Some notable species of tree include:

  • Sapele (Entandrophragma cylindricum)
  • Kapok tree (Ceiba pentandra)
  • Mukulungu (Autranella congolensis)
  • Bilinga (Nauclea diderrichii)
  • Utile (Entandrophragma utile)
  • West African Cedar (Entandrophragma candollei)
  • African teak (Pericopsis elata)

There are an estimated 10 000 species of vascular plants, of which around 30% are considered endemic.

Guinean Forest
This is a red river hog from the Guinean forest of Africa.

The Guinean forest is home to numerous species of different taxa.

These include:

  • 416 mammals (65 endemics)
  • 917 birds (48 endemics)
  • 107 reptiles (20 endemics)
  • 269 amphibians (118 endemics)

Of the around 9000 species of plants (trees, shrubs, and others) that occur in this forest area, there are thought to be about 1800 endemic to the Guinean forest.

Some noteworthy trees include:

  • Monkey plum (Dacroydes klaineana)
  • súeh (Strombosia glaucescens)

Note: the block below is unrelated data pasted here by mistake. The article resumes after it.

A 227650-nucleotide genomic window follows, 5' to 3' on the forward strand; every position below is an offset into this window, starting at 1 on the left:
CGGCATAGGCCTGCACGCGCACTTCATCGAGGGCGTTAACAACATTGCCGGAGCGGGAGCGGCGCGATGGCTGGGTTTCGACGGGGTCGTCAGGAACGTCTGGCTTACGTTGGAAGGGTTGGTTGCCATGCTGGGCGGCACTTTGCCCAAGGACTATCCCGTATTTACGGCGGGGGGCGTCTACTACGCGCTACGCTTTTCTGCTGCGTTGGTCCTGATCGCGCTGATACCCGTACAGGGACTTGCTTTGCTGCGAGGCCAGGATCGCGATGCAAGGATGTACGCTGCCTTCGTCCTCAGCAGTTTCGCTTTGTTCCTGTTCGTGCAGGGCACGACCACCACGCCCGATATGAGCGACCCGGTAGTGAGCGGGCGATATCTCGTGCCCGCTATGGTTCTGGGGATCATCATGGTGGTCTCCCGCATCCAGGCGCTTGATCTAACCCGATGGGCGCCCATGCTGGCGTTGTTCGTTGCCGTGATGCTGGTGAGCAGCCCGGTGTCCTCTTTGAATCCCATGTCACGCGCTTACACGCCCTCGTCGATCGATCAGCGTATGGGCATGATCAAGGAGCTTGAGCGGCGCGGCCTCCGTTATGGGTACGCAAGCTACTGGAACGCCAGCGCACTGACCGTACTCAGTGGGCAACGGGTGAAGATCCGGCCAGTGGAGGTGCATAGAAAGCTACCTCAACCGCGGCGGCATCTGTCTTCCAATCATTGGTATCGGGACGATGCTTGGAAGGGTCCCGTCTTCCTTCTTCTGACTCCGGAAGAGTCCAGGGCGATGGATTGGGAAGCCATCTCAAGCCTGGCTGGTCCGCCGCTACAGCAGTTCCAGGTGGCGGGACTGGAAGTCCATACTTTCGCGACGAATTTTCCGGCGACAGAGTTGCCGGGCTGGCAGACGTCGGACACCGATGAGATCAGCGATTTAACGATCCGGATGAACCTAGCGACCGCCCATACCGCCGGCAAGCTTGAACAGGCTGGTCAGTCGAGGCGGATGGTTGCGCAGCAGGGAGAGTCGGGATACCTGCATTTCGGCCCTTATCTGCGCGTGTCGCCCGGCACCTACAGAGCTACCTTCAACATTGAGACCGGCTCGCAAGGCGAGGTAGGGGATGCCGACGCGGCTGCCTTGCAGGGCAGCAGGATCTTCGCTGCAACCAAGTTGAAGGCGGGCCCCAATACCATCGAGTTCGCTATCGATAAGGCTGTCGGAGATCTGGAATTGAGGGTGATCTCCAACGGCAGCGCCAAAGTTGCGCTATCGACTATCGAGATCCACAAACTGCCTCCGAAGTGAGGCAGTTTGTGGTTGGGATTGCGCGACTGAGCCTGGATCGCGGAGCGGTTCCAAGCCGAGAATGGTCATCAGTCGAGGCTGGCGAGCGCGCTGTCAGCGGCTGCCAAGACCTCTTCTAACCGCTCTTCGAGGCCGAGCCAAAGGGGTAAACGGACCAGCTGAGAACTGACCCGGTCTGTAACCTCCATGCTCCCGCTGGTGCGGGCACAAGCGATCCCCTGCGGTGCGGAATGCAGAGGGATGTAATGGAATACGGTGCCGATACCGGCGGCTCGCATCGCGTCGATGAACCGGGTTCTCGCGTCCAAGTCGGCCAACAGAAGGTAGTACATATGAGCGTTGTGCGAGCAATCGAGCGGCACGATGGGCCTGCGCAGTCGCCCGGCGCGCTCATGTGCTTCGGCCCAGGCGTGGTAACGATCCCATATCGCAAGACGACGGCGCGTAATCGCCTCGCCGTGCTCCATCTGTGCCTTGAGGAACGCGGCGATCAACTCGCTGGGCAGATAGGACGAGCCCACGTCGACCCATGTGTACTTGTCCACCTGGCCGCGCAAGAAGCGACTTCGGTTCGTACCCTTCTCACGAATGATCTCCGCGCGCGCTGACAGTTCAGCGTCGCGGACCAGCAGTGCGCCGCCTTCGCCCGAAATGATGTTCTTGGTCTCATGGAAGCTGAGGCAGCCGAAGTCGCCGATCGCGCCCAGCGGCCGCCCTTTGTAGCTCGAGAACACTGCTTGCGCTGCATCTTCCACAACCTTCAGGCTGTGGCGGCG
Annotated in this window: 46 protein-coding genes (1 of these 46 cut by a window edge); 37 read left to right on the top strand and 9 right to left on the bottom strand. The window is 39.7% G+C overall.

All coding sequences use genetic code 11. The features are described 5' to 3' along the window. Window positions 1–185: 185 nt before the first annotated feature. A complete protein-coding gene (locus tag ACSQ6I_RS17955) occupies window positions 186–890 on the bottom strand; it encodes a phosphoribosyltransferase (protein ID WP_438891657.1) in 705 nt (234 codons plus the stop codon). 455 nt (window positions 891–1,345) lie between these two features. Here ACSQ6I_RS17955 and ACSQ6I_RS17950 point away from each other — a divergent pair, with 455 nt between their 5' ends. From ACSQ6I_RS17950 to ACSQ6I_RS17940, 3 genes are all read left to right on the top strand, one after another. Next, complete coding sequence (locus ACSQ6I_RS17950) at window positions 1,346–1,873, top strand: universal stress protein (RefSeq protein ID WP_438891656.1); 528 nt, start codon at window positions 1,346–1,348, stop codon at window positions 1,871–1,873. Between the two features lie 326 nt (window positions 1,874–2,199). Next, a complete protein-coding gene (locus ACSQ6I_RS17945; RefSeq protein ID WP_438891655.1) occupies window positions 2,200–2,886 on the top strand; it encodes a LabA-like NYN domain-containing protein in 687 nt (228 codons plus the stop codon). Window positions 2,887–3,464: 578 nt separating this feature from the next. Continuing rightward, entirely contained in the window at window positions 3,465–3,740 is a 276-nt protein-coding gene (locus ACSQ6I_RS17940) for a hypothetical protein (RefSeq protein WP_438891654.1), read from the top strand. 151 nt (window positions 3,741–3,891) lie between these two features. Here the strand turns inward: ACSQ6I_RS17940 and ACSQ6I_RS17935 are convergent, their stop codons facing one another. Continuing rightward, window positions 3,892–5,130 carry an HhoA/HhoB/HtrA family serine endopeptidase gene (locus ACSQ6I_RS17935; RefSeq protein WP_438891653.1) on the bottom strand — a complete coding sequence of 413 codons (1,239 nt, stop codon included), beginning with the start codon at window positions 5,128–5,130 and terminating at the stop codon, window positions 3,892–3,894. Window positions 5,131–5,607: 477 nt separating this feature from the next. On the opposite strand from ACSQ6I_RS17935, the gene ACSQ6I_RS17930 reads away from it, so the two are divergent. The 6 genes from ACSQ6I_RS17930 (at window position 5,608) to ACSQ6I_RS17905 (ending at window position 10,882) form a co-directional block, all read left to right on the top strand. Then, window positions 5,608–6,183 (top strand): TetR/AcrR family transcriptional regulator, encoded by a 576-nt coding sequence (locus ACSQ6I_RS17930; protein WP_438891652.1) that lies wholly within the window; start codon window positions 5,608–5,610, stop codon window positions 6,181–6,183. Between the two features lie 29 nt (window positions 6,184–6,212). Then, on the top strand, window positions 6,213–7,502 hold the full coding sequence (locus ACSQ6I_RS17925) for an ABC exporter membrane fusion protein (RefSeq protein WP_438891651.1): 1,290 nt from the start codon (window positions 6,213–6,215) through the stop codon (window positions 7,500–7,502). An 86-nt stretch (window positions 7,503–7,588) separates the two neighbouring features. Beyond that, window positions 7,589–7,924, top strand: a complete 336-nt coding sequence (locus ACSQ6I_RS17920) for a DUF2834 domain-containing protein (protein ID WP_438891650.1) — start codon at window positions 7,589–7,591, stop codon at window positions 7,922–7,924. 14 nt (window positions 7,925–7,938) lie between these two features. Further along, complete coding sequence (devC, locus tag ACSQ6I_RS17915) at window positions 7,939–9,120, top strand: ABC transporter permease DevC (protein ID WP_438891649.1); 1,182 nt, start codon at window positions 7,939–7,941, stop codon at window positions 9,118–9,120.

• tallow tree (Allanblackia floribunda)
  • African Walnut (Coula edulis)
  • African ebony (Diospyros sanza-minika)

Other Interesting Facts About African Tropical Rainforests

  • A tribe of pygmies lives in these forests in the Congo Rainforest.
  • These rainforests are believed to store more carbon than those in South America.
  • It is believed that the “lack” of diversity in tree species and the lower density of smaller trees is due, in part, to the presence of elephants and other large herbivores.
  • Many of the plants and animals found in the Guinean forest alone are threatened (936), endangered (21), or even critically endangered (5).
  • Many of these tropical forests are used by local communities for timber, cut down to make space for farming, and have their animals and plants collected for food, fuel, and medicine.

Temperate Rainforests In Africa

This is a close look at the pathway through a temperate forest in Africa.

Temperate rainforests are those forests found outside of the Equator.